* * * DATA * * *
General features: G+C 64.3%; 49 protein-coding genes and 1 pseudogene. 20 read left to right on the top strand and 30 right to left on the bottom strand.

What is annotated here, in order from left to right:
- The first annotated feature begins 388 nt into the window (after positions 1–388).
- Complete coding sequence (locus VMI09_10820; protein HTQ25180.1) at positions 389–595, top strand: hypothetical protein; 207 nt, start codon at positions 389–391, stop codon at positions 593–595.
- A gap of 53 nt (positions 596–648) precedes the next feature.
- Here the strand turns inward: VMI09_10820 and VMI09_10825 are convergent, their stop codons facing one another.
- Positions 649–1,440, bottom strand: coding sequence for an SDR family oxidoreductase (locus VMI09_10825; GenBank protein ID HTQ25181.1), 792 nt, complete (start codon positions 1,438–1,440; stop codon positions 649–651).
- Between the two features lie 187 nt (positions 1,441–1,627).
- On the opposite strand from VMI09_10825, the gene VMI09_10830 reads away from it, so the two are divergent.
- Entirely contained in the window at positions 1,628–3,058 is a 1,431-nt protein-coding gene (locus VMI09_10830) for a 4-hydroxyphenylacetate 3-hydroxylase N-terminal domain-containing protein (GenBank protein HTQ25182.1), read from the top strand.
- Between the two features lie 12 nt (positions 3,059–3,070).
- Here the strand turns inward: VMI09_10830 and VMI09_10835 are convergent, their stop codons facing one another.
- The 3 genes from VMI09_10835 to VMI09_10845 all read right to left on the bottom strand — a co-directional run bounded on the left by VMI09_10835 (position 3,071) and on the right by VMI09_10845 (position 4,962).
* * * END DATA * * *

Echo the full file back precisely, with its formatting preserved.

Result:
General features: G+C 64.3%; 49 protein-coding genes and 1 pseudogene. 20 read left to right on the top strand and 30 right to left on the bottom strand.

What is annotated here, in order from left to right:
- The first annotated feature begins 388 nt into the window (after positions 1–388).
- Complete coding sequence (locus VMI09_10820; protein HTQ25180.1) at positions 389–595, top strand: hypothetical protein; 207 nt, start codon at positions 389–391, stop codon at positions 593–595.
- A gap of 53 nt (positions 596–648) precedes the next feature.
- Here the strand turns inward: VMI09_10820 and VMI09_10825 are convergent, their stop codons facing one another.
- Positions 649–1,440, bottom strand: coding sequence for an SDR family oxidoreductase (locus VMI09_10825; GenBank protein ID HTQ25181.1), 792 nt, complete (start codon positions 1,438–1,440; stop codon positions 649–651).
- Between the two features lie 187 nt (positions 1,441–1,627).
- On the opposite strand from VMI09_10825, the gene VMI09_10830 reads away from it, so the two are divergent.
- Entirely contained in the window at positions 1,628–3,058 is a 1,431-nt protein-coding gene (locus VMI09_10830) for a 4-hydroxyphenylacetate 3-hydroxylase N-terminal domain-containing protein (GenBank protein HTQ25182.1), read from the top strand.
- Between the two features lie 12 nt (positions 3,059–3,070).
- Here the strand turns inward: VMI09_10830 and VMI09_10835 are convergent, their stop codons facing one another.
- The 3 genes from VMI09_10835 to VMI09_10845 all read right to left on the bottom strand — a co-directional run bounded on the left by VMI09_10835 (position 3,071) and on the right by VMI09_10845 (position 4,962).